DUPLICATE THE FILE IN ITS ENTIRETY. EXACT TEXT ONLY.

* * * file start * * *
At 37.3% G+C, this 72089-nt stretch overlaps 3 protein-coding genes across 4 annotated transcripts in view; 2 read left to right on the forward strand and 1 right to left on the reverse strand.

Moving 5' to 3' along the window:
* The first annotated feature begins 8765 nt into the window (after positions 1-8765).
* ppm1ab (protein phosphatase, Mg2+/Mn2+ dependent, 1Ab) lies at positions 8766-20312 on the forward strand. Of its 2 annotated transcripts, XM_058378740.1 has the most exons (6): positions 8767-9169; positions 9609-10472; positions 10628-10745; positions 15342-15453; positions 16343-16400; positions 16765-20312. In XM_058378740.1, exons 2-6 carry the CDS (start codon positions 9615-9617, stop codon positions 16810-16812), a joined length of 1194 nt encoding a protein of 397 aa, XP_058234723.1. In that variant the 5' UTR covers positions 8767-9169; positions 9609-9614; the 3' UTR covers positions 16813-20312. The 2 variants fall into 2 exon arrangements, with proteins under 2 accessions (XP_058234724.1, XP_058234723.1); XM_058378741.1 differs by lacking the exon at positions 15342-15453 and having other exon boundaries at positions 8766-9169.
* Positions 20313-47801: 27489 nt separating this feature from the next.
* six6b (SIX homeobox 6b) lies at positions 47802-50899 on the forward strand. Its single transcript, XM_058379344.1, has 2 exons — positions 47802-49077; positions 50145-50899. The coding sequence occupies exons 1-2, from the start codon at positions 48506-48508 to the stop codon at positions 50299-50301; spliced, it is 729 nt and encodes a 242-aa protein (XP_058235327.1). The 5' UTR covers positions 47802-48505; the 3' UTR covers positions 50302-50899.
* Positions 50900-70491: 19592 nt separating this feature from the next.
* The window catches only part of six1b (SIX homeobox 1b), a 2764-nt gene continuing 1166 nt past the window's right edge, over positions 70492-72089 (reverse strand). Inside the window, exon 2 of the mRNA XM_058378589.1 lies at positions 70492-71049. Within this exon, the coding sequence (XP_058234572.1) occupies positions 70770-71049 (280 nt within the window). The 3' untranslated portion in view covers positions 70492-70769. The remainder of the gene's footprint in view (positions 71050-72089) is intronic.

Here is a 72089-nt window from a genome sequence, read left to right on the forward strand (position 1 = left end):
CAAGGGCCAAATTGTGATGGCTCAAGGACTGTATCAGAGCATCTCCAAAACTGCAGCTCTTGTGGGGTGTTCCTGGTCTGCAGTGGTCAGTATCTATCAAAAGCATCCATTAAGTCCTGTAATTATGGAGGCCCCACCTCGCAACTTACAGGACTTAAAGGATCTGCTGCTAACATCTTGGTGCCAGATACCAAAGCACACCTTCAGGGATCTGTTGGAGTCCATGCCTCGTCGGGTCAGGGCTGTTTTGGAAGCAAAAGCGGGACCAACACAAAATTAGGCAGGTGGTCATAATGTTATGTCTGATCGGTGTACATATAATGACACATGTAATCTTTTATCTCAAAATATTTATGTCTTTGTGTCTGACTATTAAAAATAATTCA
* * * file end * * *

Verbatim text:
At 37.3% G+C, this 72089-nt stretch overlaps 3 protein-coding genes across 4 annotated transcripts in view; 2 read left to right on the forward strand and 1 right to left on the reverse strand.

Moving 5' to 3' along the window:
* The first annotated feature begins 8765 nt into the window (after positions 1-8765).
* ppm1ab (protein phosphatase, Mg2+/Mn2+ dependent, 1Ab) lies at positions 8766-20312 on the forward strand. Of its 2 annotated transcripts, XM_058378740.1 has the most exons (6): positions 8767-9169; positions 9609-10472; positions 10628-10745; positions 15342-15453; positions 16343-16400; positions 16765-20312. In XM_058378740.1, exons 2-6 carry the CDS (start codon positions 9615-9617, stop codon positions 16810-16812), a joined length of 1194 nt encoding a protein of 397 aa, XP_058234723.1. In that variant the 5' UTR covers positions 8767-9169; positions 9609-9614; the 3' UTR covers positions 16813-20312. The 2 variants fall into 2 exon arrangements, with proteins under 2 accessions (XP_058234724.1, XP_058234723.1); XM_058378741.1 differs by lacking the exon at positions 15342-15453 and having other exon boundaries at positions 8766-9169.
* Positions 20313-47801: 27489 nt separating this feature from the next.
* six6b (SIX homeobox 6b) lies at positions 47802-50899 on the forward strand. Its single transcript, XM_058379344.1, has 2 exons — positions 47802-49077; positions 50145-50899. The coding sequence occupies exons 1-2, from the start codon at positions 48506-48508 to the stop codon at positions 50299-50301; spliced, it is 729 nt and encodes a 242-aa protein (XP_058235327.1). The 5' UTR covers positions 47802-48505; the 3' UTR covers positions 50302-50899.
* Positions 50900-70491: 19592 nt separating this feature from the next.
* The window catches only part of six1b (SIX homeobox 1b), a 2764-nt gene continuing 1166 nt past the window's right edge, over positions 70492-72089 (reverse strand). Inside the window, exon 2 of the mRNA XM_058378589.1 lies at positions 70492-71049. Within this exon, the coding sequence (XP_058234572.1) occupies positions 70770-71049 (280 nt within the window). The 3' untranslated portion in view covers positions 70492-70769. The remainder of the gene's footprint in view (positions 71050-72089) is intronic.

Here is a 72089-nt window from a genome sequence, read left to right on the forward strand (position 1 = left end):
CAAGGGCCAAATTGTGATGGCTCAAGGACTGTATCAGAGCATCTCCAAAACTGCAGCTCTTGTGGGGTGTTCCTGGTCTGCAGTGGTCAGTATCTATCAAAAGCATCCATTAAGTCCTGTAATTATGGAGGCCCCACCTCGCAACTTACAGGACTTAAAGGATCTGCTGCTAACATCTTGGTGCCAGATACCAAAGCACACCTTCAGGGATCTGTTGGAGTCCATGCCTCGTCGGGTCAGGGCTGTTTTGGAAGCAAAAGCGGGACCAACACAAAATTAGGCAGGTGGTCATAATGTTATGTCTGATCGGTGTACATATAATGACACATGTAATCTTTTATCTCAAAATATTTATGTCTTTGTGTCTGACTATTAAAAATAATTCA